• have a magic show

And that’s it! Just a little variation from Summer Fun Cards 2012, Summer Fun Cards 2011, and Summer Fun Cards 2010.  

Summer Fun Cards have become a tradition–a simple one!–that we all really enjoy and appreciate. And it’s never too late! All you need are a few ideas, a few cards, and a few weeks of summer. Let the fun begin!

For me, it’s not a contest to fill our summer with nonstop activities. Summer Fun Cards help me to move through the days more intentionally–that’s all. And I know that we only have so many summers with our kids under our roofs as kids, that I really want to make the most of it while I can.

Is it easy? No. Do I want to punk out and do nothing some days? Absolutely. And we do. Believe me.

These are just ideas–and it’s fun to dream, right?

driveway shuffleboard math

driveway shuffleboard math

post contains affiliate links


driveway shuffleboard math | teachmama.com


It’s so funny how sometimes, sneaky learning shows up organically–completely unexpectedly–in our day.

Driveway Shuffleboard Math is no exception.

We were out front, enjoying a brief break in the rain, when Owen pulled out a fun bouncy ball.  I was trying to sweep the sidewalk and had lazily left our broom resting against the house while I got the mail.

Maddy and Cora were using chalk on the walkway.

Owen brought the broom to the ball and shuffled it down the driveway, trying to aim the ball so that it hit me as I walked up with the mail.

Ten points for me if I get you, Mom!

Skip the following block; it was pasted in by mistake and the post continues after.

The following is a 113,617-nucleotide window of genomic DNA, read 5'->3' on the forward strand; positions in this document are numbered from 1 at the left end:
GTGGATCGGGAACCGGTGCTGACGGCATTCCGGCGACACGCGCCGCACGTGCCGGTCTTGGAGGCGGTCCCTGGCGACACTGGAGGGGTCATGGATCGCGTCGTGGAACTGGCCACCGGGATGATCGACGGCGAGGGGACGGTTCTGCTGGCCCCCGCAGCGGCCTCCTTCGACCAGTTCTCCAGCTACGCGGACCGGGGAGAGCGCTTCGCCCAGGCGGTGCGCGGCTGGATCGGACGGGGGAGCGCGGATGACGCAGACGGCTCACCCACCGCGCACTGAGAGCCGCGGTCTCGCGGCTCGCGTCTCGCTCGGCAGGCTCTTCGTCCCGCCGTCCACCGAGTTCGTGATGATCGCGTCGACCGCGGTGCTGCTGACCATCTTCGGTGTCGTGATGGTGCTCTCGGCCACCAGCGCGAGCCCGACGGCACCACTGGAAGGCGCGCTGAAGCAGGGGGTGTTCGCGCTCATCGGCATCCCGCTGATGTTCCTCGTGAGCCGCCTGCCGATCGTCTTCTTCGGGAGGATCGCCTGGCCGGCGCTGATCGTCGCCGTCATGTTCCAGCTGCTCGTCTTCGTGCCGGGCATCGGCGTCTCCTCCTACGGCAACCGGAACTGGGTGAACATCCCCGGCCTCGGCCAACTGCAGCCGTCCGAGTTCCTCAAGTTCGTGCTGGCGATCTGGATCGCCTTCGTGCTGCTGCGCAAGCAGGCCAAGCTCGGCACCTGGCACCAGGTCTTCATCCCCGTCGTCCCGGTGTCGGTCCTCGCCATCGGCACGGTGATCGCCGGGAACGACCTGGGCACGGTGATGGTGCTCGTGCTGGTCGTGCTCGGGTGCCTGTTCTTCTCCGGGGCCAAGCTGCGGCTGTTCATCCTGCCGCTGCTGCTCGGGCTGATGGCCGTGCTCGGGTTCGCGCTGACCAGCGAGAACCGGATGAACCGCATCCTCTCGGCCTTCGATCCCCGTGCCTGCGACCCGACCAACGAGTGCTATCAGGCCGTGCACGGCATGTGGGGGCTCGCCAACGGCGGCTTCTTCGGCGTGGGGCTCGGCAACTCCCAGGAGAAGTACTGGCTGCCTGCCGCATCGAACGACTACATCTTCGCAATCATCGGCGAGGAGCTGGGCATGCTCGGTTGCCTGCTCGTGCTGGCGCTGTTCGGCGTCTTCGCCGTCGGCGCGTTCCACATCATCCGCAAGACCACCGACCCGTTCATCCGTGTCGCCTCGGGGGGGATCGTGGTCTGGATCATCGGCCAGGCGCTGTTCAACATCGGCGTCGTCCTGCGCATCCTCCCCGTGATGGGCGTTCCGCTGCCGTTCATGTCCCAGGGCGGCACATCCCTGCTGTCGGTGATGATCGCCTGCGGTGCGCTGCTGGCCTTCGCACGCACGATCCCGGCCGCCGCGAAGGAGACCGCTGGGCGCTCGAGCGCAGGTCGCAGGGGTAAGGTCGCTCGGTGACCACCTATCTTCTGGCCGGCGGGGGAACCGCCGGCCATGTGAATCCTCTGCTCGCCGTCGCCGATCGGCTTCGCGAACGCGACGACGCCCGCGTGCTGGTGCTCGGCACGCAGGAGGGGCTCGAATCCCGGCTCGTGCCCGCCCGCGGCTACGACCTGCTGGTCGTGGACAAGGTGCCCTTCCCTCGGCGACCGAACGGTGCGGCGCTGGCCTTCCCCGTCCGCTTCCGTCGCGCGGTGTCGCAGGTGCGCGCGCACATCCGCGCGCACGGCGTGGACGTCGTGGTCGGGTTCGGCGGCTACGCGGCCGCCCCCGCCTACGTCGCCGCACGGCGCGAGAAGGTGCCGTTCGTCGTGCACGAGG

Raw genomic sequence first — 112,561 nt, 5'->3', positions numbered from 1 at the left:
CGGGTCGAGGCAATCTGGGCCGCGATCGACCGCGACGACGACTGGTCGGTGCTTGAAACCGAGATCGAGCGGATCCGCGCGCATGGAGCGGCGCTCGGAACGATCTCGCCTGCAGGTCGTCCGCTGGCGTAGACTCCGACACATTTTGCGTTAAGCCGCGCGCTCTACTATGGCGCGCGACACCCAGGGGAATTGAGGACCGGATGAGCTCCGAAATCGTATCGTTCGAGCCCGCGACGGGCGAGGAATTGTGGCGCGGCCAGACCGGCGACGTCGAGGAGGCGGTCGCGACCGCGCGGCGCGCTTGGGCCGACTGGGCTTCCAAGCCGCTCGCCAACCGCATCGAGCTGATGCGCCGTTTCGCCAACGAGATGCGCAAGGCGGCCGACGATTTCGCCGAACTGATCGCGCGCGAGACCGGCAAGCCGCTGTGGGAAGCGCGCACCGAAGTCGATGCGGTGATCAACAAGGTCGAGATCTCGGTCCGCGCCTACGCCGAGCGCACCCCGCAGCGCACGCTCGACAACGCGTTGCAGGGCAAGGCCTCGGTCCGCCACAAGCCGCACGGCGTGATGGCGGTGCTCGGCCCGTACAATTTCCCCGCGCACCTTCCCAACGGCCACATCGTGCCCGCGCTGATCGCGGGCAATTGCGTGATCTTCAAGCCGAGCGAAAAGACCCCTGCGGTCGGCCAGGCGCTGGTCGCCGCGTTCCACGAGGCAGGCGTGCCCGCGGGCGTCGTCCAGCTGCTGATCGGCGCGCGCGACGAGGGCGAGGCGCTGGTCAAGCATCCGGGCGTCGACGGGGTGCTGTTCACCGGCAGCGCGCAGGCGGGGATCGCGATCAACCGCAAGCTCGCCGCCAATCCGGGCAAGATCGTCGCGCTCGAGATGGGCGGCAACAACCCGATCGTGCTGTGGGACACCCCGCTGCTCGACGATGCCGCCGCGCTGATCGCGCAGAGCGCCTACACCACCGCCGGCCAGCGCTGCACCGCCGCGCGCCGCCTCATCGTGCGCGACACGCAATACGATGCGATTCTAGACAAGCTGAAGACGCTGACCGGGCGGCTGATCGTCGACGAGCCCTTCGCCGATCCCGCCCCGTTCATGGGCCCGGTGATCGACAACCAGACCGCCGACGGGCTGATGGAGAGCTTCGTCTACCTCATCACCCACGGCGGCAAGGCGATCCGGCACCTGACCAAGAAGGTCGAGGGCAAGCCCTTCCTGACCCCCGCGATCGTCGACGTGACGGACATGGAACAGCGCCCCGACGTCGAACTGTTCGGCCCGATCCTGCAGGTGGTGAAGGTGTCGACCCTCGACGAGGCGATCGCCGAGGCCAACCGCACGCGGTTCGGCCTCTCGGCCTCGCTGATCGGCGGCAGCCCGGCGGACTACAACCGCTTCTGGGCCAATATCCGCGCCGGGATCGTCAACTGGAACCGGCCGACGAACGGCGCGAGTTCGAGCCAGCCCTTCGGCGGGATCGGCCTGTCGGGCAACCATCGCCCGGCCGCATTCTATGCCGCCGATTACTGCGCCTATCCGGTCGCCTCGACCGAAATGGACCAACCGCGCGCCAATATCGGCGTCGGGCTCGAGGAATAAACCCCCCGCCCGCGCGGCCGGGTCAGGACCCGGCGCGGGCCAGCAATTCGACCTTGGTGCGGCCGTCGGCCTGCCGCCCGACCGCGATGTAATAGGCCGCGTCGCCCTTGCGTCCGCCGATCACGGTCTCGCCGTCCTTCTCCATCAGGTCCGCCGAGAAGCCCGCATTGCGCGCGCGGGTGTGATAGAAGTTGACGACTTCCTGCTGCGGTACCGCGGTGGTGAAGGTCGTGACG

Here’s the skinny. . .

  • Driveway Shuffleboard Math: And so it was born from my son trying to hit me with the ball.

Not so much to injure me as much as scoot the ball my way, like a pinball machine. Or shuffleboard.

So we’ve called it Driveway Shuffleboard, and here’s how it goes:

1. Grab a ball, broom, and chalk.

driveway shuffleboard

driveway shuffleboard


We used our fun Sunny Patch ball from Melissa & Doug which I just love because it’s cute and which the kids love because it reminds them of a cooler version of their P.E. balls at school.  No joke they really say that.

We used our hose to keep the ball still until we were ready, but depending on the slope of your driveway, you may not need one.

The great thing about Driveway Shuffleboard is that you can make it work for you.

  • Don’t have a driveway? Play on the sidewalk.
  • Don’t have a big broom? Kick or push the ball.
  • Don’t have a super outdoor ball? Use a ping pong ball.

Easy. Quick. Like learning on the fly should be.

driveway shuffleboard

driveway shuffleboard

2.  Draw your point value at the bottom of driveway.

We used multiples of five so that it was easier for adding scores, but you could use any numbers that work for you.

driveway shuffleboard

3. Play!

We really just took turns shuffling the ball down the driveway, trying to reach the higher points on the edges–20!

There’s no wrong way to do it–really, there isn’t.

driveway shuffleboard

driveway shuffleboard

4.  Keep score.

We do this differently every time we play–sometimes in teams, sometimes individually. Some days we add the scores as we go, and other times we add them at the end.

We usually play until we run out of room for the scoreboard. That’s how hardcore we are.